Besides the unique identification of websites, registering a domain name can go a long way in protecting copyrights and trademarks, increasing brand awareness and building credibility.
If you don’t have one already…. register your name soon.
Related Content: The cost is less than $1 a month, even if you are not ready to build your website.
What is the Difference between Domain Name, IP, Website and Web Hosting?
I just wanted to cover a few more frequently asked questions about domain names. Getting all the terms, and parts of building a website straight can be confusing.
Like I said earlier, a domain name is an easy-to-remember address of a website.
So how does everything work together?
A domain registrar, offers services to help anyone looking to build a website pick a domain name and then register it to a unique IP address.
To display a full website at the address, a website such as this one is built of files and data.
Think of it this way: Until you actually build a house (website), your home address will just be a location in space but not actually a home. You have to build the structure to be a home.
A house contains steal, wood, windows and other materials that come together to be a home.
A website contains lots of files such as HTML pages, images, and ccs files.
The website is the actual framework, files and data set that exists at the address.
Web hosting is a space on a computer or larger server where these files are stored. The web host not only stores the files but also keeps the information safe and displays the website on the internet.
My favorite host for this website and I recommend to everyone is SiteGround.
Who is responsible for the registering domain names?
Someone has to keep all of this straight. So multiple people or businesses can’t have the exact same name for their websites.
A private non-profit organization known as Internet Corporation for Assigned Names and Numbers (ICANN) is that responsible party. They create policies, implement the registration system, and manage the domain name system.
Only domain name registrars accredited by ICANN are allowed to sell, register, and renew domain names.
Also, a domain registrar can manage domain name records and make changes to registry on your behalf.
So how do I get a domain?
Steps to registering a domain name.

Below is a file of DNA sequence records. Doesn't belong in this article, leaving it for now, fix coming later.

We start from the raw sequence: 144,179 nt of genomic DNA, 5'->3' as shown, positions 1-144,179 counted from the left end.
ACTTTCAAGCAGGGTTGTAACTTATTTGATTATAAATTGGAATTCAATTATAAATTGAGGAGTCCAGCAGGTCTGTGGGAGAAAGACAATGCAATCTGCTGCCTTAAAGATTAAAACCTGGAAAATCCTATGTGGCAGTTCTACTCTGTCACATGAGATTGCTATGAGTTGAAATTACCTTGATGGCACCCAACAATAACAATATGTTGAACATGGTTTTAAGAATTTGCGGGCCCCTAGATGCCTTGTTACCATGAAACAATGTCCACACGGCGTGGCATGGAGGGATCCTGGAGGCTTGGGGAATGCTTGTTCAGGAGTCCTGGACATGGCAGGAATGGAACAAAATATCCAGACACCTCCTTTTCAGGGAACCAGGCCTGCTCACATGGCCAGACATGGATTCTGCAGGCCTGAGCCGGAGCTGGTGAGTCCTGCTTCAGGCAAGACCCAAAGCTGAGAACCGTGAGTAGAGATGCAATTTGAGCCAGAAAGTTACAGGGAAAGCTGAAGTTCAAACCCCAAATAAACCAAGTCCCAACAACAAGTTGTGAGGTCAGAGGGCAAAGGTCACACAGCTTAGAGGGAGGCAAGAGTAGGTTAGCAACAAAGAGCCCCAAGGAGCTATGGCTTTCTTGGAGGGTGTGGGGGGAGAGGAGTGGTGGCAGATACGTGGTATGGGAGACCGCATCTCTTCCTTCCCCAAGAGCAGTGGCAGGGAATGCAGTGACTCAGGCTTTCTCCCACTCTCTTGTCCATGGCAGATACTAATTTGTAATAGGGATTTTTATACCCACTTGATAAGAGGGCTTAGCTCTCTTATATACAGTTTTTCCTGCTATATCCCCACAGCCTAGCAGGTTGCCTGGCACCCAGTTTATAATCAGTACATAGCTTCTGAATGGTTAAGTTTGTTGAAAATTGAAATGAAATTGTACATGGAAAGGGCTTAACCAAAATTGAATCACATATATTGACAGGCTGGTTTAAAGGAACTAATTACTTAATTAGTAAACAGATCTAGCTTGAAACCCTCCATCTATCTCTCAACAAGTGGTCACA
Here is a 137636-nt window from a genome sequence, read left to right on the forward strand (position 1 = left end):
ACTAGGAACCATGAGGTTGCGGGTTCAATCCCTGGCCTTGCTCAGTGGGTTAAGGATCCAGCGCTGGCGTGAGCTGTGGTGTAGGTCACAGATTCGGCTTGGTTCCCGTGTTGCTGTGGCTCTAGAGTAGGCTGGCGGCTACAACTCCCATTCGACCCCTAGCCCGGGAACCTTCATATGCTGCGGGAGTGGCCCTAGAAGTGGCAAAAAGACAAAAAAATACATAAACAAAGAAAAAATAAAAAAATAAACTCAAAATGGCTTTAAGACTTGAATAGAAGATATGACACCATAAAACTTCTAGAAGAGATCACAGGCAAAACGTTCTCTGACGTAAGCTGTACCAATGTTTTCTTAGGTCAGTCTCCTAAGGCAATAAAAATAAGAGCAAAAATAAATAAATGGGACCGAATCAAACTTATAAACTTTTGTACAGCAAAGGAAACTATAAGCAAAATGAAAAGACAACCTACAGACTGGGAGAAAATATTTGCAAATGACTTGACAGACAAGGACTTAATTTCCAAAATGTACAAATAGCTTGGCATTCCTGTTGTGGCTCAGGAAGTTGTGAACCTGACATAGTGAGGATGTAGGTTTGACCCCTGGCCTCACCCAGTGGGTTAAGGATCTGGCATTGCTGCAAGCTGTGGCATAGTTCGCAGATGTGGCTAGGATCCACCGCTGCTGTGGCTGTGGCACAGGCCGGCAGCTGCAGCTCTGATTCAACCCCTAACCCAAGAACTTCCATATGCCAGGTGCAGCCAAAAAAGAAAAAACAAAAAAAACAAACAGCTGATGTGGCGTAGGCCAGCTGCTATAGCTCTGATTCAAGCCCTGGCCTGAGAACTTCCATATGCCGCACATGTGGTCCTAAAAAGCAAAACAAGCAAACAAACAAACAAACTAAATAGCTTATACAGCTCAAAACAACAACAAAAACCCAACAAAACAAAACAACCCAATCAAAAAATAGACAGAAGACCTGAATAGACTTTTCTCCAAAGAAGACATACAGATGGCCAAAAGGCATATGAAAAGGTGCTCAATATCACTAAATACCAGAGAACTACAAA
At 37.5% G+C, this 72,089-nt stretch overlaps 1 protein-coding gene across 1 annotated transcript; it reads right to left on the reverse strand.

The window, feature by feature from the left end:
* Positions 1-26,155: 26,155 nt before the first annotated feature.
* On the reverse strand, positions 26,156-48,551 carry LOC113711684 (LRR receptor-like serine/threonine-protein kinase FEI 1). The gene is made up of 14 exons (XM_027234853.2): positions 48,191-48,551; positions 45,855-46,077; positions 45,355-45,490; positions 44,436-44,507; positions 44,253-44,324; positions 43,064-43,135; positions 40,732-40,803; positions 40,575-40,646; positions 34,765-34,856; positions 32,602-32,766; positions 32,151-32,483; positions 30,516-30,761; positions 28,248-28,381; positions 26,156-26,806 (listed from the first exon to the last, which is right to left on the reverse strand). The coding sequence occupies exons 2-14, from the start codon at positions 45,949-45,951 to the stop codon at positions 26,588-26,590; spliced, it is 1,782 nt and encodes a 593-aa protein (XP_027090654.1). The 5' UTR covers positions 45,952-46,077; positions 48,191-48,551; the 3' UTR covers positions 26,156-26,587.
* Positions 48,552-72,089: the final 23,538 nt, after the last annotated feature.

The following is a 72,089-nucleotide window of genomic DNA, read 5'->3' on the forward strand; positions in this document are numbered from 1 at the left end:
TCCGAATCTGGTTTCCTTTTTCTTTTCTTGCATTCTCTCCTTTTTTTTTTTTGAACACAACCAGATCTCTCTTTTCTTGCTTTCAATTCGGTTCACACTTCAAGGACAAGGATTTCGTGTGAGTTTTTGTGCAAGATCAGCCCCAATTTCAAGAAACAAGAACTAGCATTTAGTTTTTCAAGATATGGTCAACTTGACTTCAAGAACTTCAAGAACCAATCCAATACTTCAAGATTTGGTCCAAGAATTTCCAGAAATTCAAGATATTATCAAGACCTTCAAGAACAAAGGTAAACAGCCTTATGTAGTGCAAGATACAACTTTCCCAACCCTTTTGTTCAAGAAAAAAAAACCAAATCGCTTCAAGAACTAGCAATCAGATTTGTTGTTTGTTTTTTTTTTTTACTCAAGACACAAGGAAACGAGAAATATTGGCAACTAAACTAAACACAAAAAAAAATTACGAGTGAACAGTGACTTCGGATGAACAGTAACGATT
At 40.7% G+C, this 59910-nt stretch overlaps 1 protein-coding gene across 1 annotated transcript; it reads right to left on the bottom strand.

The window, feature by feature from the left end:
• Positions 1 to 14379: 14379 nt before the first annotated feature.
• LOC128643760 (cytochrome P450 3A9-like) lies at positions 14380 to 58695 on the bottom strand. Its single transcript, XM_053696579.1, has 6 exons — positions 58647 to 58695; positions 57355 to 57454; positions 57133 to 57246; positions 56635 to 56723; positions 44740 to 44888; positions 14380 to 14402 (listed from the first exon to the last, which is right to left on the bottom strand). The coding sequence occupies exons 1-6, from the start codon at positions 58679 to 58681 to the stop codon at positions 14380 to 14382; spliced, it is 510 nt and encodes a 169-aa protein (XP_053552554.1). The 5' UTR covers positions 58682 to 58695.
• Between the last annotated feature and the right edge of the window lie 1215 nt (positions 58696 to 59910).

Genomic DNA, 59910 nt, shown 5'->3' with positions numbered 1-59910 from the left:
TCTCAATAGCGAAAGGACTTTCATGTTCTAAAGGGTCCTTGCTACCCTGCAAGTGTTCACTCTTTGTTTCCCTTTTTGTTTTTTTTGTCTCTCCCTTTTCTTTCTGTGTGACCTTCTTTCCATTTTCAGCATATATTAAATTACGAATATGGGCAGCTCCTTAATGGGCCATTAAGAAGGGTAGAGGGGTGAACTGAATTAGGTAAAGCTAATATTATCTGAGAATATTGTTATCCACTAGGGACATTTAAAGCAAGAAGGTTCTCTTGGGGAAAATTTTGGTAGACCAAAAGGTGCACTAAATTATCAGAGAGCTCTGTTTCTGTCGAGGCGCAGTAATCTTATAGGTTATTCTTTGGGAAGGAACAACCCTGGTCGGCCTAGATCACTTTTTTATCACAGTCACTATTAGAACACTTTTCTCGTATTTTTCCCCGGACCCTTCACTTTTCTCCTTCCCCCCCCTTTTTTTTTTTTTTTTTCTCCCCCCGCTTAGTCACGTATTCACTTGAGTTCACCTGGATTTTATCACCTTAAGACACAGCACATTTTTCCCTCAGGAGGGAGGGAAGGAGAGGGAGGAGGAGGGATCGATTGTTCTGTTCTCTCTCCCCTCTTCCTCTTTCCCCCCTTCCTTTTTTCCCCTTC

Anyone can register a domain name. You don’t face a lot of technical hurdles or restrictions when you want to get a domain name.
1. Decide the domain name you want
Your domain name needs to consist of alphanumeric characters (a-z, A-Z, 0-9) and hyphens.
However, make it easy for the user to memorize it. The shorter and less complicated the domain name, the better.
Of course, many names are already taken or you may have trouble deciding on one name.
Related Content: Check out our article on lever ways to come up with a brilliant name for your website or blog.
2. Check if your preferred domain names are available
Thousands of domain names are registered every day.
That’s why you must check whether your preferred domains are still available.
Many name generators will check if a name is available, but I suggest only using the search function at a reputable registrar. (Not actually searching Google for the name. Sounds suspicious but bots are looking for new domain names on the internet.)
My favorite process is to create a list of my top favorite and use the bulk search function at NeameCheap.com. You can enter as many names on the list as you want and extensions. You will receive a list of what is available.
Below is the bulk search (or Beast Mode) at NameCheap.
At this point you can register your name because NameCheap is a domain registrar (more on this below) or you can register your name with your hosting company.
3. Choose a Domain Registrar
A domain registrar is the only way to register a domain name. Many, many registrars exist. In fact, if you are ready to build your website, many web hosts will also register your domain name.
My favorite for choosing and registering a domain name is NameCheap
If you are ready to build your website, an even easier is to register a name with my favorite web host, SiteGround.
You can follow the step by step instructions to build a website on this article or sign up for the free tutorial.
Well, we covered a lot of ground here. I hope you have a better understanding of what a domain is and how it all works.
If you’re ready to start thinking up a perfect domain name for your business check out this article – ways come up with a brilliant domain name.
Do you have more questions about what a domain is and how the domain name system works? Please post them in the comments below. Like any good instructor – if I don’t know the answer – I’ll find it for you.